You have probably heard of a watch having so many “jewels”, and wondered what these were, and what they were used for. The first question that comes to mind is, “What are the jewels in a watch for?” The simple answer is that jewels in watches serve to increase the accuracy of a watch and increase its lifespan by reducing the friction between moving parts. So when talking about “jewels”, are we actually talking about rubies and stuff, or is it something else? We’ll answer that question next.
What Kind Of Jewels Are Used In Watches?
Nowadays, most of the jewels used in watches are made out of a synthetic version of sapphire or ruby also known as “synthetic corundum.” This was not always the case, however. Originally, in the 1700s when jewels were first introduced to watches, they were actually made of natural gems. Different gems were used, such as garnet, or sapphire, depending on the quality of the watch.
It wasn’t until later on, in the early 1900’s, that a method of creating synthetic jewels was invented. This process made it much less expensive to put jewels in watches. On that note, a lot of people often ask if jewels in watches have any real value, should they be removed.
Are Jewels In Watches Worth Anything?
In practicality, no, the jewels in watches do not have any real considerable value. This is especially true once watches started using the synthetic gems. Of course there are jeweled watches that do hold value. However, the value of the watch is determined by other factors, and not necessarily by the jewels within it.
How Do Jewels Increase the Accuracy Of A Watch?
So earlier, we stated that jewels are used to increase the accuracy of a watch. How does this work exactly? How does a “jewel” increase the accuracy of a watch? A jewel increases the accuracy of a watch by reducing friction between the moving parts.
Well, we already know that mechanical watches are made of many moving parts such as gears and the like. These parts tend to generate friction. Jewels are placed in between some of these moving parts in order to reduce the friction between the internal mechanisms of the watch.
This is why the jewels used in watches are commonly referred to as “jewel bearings.” With these jewel bearings in place, now instead of metal rubbing against metal, you have metal rubbing against jewels. This in turn reduces the friction of these parts. The end result of this is that you have a more accurate watch with a longer lifespan. So what about the number of jewels in a watch?
Number Of Jewels In A Watch
Now that we know what jewels are used for in a watch, it’s time to talk about the actual number of jewels found in a watch. I’m sure you’ve heard of a “17 jewel”, or “21 jewel” watch, for example. Well this is actually referring to the number of jewels used in that watch.
Okay, so does this mean that the more jewels added to a watch, the better or the higher quality the watch? Well the answer is both yes and no! Yes having more jewels will mean more parts that have less friction in them. But this effect is only true up to a certain point. After that point, adding more jewels becomes useless and redundant. This brings us to the next point……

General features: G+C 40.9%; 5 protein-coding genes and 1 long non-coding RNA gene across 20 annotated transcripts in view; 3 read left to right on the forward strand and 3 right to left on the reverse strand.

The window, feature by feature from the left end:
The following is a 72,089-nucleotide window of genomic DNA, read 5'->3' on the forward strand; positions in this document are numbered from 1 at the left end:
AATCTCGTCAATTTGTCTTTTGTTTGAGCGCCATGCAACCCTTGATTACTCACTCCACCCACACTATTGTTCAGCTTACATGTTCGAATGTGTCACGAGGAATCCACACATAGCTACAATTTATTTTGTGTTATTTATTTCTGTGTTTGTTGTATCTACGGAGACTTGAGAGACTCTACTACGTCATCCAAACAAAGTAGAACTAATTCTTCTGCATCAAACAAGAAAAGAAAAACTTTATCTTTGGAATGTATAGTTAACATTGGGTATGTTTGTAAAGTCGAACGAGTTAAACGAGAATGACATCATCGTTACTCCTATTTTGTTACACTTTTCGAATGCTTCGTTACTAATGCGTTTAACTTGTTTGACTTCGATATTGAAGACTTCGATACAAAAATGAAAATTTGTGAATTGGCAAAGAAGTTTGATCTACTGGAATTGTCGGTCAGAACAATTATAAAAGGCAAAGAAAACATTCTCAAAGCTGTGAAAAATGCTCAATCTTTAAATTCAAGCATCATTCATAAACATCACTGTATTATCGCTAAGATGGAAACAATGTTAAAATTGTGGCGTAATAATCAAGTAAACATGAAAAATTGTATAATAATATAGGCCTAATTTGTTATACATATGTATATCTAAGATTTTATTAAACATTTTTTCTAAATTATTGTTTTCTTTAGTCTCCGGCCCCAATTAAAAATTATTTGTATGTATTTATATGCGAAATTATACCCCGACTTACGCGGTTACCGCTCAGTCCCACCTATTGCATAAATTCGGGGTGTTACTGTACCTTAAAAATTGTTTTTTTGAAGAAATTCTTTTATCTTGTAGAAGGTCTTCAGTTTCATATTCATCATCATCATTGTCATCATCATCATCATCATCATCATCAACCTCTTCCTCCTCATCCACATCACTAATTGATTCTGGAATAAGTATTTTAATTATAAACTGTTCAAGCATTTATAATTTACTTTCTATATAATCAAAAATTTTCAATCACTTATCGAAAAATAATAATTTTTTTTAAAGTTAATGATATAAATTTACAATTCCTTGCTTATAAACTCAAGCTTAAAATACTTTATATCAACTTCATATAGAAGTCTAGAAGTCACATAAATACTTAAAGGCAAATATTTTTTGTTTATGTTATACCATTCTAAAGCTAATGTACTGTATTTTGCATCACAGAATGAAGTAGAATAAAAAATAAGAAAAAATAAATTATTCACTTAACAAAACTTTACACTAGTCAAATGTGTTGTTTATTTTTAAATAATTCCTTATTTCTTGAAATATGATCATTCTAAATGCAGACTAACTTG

How Many Jewels In A Watch Is “Good”?
17 is good number of jewels for a watch to have. Keep in mind, this refers to a “time-only” watch. by “time-only”, we are referring to a watch that only tells the time, with no other complications such as date, chronograph, or tourbillon features.
The jewels placed in watches serve several different purposes within that watch. Usually, a watch that contains 17 jewels is considered a “fully jeweled” watch. This is because it takes 17 jewels to act as bearings in a typical time-only watch.
Within a fully jeweled time-only watch, you will find 1 jewel inside the balance wheel, 4 jewels on the balance staff pivot, 2 jewels on the center wheel, 2 jewels on the escape lever pallet, 2 jewels on the escape lever, 2 jewels in the 4th wheel, 2 jewels in the third wheel, and 2 jewels in the escape wheel.
That will give you 17 functional jewels. Watches with other complications will have more jewels placed in other areas relevant to the functions of that particular watch.
Are More Jewels In A Watch Better?
Now how many functional jewels a watch can actually have is the subject of much contention. Many watch experts would say that 25 is the maximum amount of functional jewels you can find on a watch. And this is for watches that do contain additional features, such as date, calendar, etc. Beyond that, a higher jewel count is mostly hype and marketing.
Since the introduction of jewels into watches, there have been watchmakers advertising a higher jewel count in such a way as to imply a higher quality watch, but as we have stated, this does not necessarily mean that more jewels will give you a better watch!
A prime example of this was the Waltham 100. This was a watch made with 100 jewels. If we know that anything over 25 is arguably useless in a watch, then that is a lot of useless jewels! Some people theorize that the Waltham 100 was originally created as satire of the industry, but who really knows at this point?
To sum things up, we have thoroughly explained the use of jewels in watches. Now you should have a better idea of what the jewel count of your watch actually means.
This should be especially helpful when negotiating prices on watches, as some people will try to use an inflated jewel count to inflate the buying price of a watch.
With the knowledge of jewel functionality, it will be easier to see through hype and marketing when it comes to making informed decisions on purchasing a watch.
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